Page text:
EA Games has released their UEFA Euro 2012 game as downloadable content if you own FIFA 12. We downloaded it and had a look to see if its worth your hard earned cash.
Football has come along way since its early working-class days. Open top intimate grounds have been replaced by high tech generic stadia. Players cost about as much as some small countries. Try catch a game over the pond and your looking at a new mortgage just for the ticket. Well, I am being a little extreme but the point is this: Football comes with a price tag. This little FIFA nugget (available only as DLC) is no different, and for the privilege of enjoying the UEFA Euro 2012 tournament from the comfort of your couch is going to cost you 200 ZAR (£15.99/$25.99 on the PlayStation Store) or 1800 MS points on Xbox LIVE. Make sure you download the trial version before you buy the unlock because they are BOTH needed to have a go.
When it comes to the gameplay most will probably say that it ‘s FIFA 12, unchanged. If you have played the game, there is nothing new to learn. here The FIFA franchise avoided some serious stagnation with FIFA 12 by rubbing some serious funk on key aspects of the game most notably in my opinion: Tactical Defending. All the additions are present and accounted for and so the gameplay is pretty much the same, high quality experience.
The actual differences and what you’re more than likely paying for is the lick of paint and new game modes. When you download it, a new tab on the FIFA 12 main navigation bar appears. Select it and you tumble down into a seriously trippy world blasted by tournament branding. It’s magenta, it’s ugly. It is vastly different from FIFA 12 but once you get past this, tournament stadia and the match atmosphere being stepped up a notch, confetti canons and some fireworks for the champions, it all just doesn’t do a major international tournaments carnival atmosphere any justice and you quickly find yourself playing nothing more than a match in FIFA 12.
The roster of international teams has been expanded to include every single UEFA nation but many of these are unlicensed an populated by misspelled imposters, including G. Belth for Gareth Bale. Clearly, the addition of every nation has been done to make Euro 2012 appeal to even those whose national team didn’t make the finals.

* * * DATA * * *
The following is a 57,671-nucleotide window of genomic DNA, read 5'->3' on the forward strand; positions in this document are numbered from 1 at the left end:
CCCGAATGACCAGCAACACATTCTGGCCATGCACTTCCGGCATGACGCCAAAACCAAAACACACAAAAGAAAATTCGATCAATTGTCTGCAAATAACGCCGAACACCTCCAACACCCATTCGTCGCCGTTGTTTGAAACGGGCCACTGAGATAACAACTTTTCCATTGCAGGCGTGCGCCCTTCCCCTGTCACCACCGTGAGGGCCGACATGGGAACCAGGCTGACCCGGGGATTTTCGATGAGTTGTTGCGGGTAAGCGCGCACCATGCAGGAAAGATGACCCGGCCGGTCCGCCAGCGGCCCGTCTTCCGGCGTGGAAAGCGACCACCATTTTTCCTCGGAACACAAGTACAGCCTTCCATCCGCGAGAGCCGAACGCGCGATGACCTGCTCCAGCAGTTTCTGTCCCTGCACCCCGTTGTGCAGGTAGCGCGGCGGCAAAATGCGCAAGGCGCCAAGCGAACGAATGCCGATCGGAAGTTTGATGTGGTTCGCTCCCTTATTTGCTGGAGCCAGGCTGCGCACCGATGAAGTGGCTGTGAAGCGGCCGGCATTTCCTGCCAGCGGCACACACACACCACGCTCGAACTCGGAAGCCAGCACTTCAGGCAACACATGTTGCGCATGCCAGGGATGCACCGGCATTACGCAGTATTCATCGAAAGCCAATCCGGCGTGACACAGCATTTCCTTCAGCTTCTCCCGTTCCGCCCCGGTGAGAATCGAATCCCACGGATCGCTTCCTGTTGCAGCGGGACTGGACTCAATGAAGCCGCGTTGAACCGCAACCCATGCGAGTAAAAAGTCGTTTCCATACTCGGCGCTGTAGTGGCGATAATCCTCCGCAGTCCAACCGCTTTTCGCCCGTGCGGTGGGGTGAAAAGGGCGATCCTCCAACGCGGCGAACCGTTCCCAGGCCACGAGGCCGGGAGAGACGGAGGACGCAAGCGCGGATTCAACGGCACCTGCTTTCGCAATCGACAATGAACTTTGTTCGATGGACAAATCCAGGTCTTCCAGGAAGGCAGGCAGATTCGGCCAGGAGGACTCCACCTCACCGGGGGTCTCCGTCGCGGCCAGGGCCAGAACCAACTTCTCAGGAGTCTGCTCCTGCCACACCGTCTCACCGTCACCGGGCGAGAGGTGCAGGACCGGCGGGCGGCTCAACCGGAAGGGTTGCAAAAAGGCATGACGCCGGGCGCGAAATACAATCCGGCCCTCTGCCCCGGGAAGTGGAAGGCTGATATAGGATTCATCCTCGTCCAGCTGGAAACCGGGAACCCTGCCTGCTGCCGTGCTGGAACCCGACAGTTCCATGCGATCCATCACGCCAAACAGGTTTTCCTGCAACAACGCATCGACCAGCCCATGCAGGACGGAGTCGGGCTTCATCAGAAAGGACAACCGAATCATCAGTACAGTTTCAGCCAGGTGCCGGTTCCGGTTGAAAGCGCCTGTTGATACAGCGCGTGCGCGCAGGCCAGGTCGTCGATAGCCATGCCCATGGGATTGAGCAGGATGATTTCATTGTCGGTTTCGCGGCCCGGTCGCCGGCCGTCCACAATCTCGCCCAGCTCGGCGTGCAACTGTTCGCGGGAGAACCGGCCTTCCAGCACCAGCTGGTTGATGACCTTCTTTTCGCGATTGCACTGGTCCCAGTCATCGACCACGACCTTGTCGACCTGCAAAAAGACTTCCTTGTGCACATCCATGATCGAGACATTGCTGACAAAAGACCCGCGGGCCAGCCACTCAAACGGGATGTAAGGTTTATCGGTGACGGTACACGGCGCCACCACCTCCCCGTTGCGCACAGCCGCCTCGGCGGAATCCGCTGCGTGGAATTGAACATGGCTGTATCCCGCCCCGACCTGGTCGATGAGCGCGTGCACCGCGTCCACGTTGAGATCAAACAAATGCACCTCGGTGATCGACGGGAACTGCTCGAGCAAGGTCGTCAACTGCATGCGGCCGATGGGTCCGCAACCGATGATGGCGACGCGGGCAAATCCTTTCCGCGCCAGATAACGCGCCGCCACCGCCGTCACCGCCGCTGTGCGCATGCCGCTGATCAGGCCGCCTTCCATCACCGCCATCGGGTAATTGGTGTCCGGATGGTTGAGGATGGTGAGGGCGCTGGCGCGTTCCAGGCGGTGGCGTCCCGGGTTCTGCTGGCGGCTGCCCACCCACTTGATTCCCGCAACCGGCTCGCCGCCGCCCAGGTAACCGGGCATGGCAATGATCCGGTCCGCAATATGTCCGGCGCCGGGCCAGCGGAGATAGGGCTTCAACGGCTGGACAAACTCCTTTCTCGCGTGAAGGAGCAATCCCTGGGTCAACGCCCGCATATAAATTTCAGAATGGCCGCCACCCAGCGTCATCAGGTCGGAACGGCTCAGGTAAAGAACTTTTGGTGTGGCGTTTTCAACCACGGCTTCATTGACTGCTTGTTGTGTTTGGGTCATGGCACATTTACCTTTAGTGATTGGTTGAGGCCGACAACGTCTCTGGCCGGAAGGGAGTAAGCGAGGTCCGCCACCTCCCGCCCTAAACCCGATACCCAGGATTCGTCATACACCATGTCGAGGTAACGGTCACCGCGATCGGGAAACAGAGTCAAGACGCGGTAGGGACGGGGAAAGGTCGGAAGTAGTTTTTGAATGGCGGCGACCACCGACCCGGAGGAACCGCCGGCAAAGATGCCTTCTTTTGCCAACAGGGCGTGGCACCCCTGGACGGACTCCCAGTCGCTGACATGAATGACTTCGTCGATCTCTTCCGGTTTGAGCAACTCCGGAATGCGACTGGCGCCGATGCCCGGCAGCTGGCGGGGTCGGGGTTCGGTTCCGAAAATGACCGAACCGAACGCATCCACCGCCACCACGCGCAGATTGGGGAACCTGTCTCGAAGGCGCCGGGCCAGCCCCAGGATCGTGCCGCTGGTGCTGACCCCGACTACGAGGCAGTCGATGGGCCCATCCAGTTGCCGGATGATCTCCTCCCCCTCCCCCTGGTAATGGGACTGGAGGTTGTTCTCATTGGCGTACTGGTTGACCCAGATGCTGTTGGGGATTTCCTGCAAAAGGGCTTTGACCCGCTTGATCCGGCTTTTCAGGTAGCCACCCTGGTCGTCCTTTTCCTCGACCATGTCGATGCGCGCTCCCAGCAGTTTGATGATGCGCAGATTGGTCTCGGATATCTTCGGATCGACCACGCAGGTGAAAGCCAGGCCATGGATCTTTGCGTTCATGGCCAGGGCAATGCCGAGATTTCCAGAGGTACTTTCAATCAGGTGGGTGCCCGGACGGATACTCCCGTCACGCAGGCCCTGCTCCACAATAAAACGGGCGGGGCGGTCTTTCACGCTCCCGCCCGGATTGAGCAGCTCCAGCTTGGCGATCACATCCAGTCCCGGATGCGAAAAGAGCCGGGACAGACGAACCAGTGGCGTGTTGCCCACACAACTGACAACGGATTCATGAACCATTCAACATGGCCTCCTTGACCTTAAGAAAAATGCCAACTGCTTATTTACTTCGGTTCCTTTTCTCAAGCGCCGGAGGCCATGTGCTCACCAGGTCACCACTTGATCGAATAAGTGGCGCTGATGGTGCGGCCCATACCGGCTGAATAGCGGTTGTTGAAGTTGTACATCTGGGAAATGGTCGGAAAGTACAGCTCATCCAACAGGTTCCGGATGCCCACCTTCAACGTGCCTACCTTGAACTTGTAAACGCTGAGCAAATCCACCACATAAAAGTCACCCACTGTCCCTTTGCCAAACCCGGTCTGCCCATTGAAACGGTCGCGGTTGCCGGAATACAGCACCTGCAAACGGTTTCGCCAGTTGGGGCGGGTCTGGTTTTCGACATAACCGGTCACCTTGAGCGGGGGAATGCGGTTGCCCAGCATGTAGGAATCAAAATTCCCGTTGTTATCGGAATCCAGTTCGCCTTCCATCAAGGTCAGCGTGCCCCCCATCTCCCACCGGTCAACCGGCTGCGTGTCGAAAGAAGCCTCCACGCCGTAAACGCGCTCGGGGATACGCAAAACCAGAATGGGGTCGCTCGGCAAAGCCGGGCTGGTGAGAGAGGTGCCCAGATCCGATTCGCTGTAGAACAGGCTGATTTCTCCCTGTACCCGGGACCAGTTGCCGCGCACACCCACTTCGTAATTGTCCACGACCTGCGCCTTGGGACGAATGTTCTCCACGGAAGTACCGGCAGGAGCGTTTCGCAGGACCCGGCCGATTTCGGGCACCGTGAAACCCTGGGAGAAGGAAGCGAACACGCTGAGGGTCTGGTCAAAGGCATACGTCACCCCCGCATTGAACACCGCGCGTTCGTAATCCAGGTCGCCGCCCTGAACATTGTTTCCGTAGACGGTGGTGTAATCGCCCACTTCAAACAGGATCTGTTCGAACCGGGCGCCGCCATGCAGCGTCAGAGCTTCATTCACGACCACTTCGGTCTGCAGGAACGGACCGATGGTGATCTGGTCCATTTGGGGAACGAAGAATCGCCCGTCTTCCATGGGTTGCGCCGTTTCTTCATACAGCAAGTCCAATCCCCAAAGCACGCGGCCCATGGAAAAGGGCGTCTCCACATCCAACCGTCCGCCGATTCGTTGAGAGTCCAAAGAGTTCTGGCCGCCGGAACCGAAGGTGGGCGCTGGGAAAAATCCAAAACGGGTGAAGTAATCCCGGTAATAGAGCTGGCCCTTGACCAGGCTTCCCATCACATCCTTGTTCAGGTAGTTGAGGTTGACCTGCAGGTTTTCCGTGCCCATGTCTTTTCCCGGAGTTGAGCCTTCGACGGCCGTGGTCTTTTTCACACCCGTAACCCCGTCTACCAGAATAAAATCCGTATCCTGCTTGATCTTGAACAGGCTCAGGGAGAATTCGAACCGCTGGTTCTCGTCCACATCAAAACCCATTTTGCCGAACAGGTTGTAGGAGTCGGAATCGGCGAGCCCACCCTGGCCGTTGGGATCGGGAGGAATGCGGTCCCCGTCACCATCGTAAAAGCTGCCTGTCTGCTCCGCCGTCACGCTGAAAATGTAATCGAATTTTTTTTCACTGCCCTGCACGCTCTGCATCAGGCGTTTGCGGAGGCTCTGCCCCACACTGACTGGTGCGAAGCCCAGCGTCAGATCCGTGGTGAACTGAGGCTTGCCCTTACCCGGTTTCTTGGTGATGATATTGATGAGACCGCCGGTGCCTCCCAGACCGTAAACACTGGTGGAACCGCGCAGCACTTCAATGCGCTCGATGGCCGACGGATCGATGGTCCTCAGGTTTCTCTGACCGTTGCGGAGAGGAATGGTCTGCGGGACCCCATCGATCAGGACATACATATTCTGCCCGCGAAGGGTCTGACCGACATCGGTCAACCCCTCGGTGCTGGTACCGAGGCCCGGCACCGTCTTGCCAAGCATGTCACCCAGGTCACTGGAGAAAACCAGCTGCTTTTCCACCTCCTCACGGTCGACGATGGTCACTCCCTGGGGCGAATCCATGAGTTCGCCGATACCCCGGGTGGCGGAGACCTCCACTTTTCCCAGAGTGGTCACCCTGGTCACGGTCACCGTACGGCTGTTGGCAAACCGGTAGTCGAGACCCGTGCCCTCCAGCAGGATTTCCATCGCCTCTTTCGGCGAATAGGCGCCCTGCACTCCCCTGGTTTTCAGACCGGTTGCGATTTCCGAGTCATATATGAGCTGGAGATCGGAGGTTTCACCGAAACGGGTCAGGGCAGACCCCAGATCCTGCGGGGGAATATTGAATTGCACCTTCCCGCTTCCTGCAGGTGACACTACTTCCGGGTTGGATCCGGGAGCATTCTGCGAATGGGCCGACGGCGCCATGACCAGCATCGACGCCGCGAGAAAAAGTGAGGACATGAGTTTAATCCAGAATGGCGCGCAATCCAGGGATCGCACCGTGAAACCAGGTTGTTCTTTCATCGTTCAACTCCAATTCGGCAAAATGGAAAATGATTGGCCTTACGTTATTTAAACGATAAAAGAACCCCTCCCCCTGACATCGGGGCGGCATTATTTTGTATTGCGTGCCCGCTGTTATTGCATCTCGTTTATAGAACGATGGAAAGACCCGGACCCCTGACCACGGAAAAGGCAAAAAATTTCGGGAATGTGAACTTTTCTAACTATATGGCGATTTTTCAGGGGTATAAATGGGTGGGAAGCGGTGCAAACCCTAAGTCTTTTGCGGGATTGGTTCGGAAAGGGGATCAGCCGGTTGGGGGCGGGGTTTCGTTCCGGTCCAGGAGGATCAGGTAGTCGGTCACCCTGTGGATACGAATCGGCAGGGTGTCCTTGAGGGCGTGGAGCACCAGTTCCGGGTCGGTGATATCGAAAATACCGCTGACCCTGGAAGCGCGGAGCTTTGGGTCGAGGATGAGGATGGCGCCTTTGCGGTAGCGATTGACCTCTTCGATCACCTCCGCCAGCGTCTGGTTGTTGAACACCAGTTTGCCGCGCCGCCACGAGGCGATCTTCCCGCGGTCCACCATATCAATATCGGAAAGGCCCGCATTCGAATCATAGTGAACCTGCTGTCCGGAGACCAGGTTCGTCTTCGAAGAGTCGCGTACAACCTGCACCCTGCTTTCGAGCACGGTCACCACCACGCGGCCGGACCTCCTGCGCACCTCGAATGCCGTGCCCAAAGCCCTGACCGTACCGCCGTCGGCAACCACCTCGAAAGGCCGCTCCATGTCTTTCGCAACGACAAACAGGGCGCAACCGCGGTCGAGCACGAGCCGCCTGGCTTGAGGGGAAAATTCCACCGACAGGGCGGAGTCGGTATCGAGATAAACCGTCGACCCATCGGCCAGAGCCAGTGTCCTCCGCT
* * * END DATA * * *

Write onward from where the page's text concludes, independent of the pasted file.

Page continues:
In the DLC’s main gameplay mode – the Euro 2012 tournament itself, you can choose to play as any team in the competition, but if your team didn’t qualify, they can easily be substituted for any nation that did. Out comes Germany; in goes Scotland. The mode is as simple as the competition itself: 3 group games and 3 knock-out games are what stand between you and the cup. It’s exactly what you’d expect it to be, and once you’ve lifted the trophy, which is mildly satisfying, it’s unlikely that you’ll keep reliving the campaign.
Something a little bit different for the FIFA series is Expedition. Here you are confronted by a fantasy style map of Europe not filled with Orcs to make Frodo’s magic sword glow blue, just a ridiculous amount of football to be played.
You start out with a team of one player of your choice and a useless bunch of middling reserves picked from the minnow’s of Europe. From within groups, you’re able to ‘attack’ nations by playing a typical game of football.
The spoils of war are incremental: defeat a nation once, and you’ll be offered one of their reserve team player; beat them again, and you can take one of their subs; win a third time, and you get the opportunity to snatch one of their starting eleven. But the rewards don’t just improve the quality of your team; you also get the opportunity to build new roads across Europe, connecting you with previously-inaccessible countries. The aim is to end up with a map of Europe threaded by a network of roads and the ultimate European dream-team. But perhaps the most baffling of prizes awarded for a victory is a ‘mosaic’ piece. Every team has 3 mosaic pieces to earn, each one a photo of that nation’s team in action. To collect them all you have to play and win 159 games. It’s NO incentive to keep slogging away at Expedition mode, and I doubt many actually will.
Make sure you check out our Euro 2012 prediction post – EA Games used their game engines to predict the winner of Euro 2012…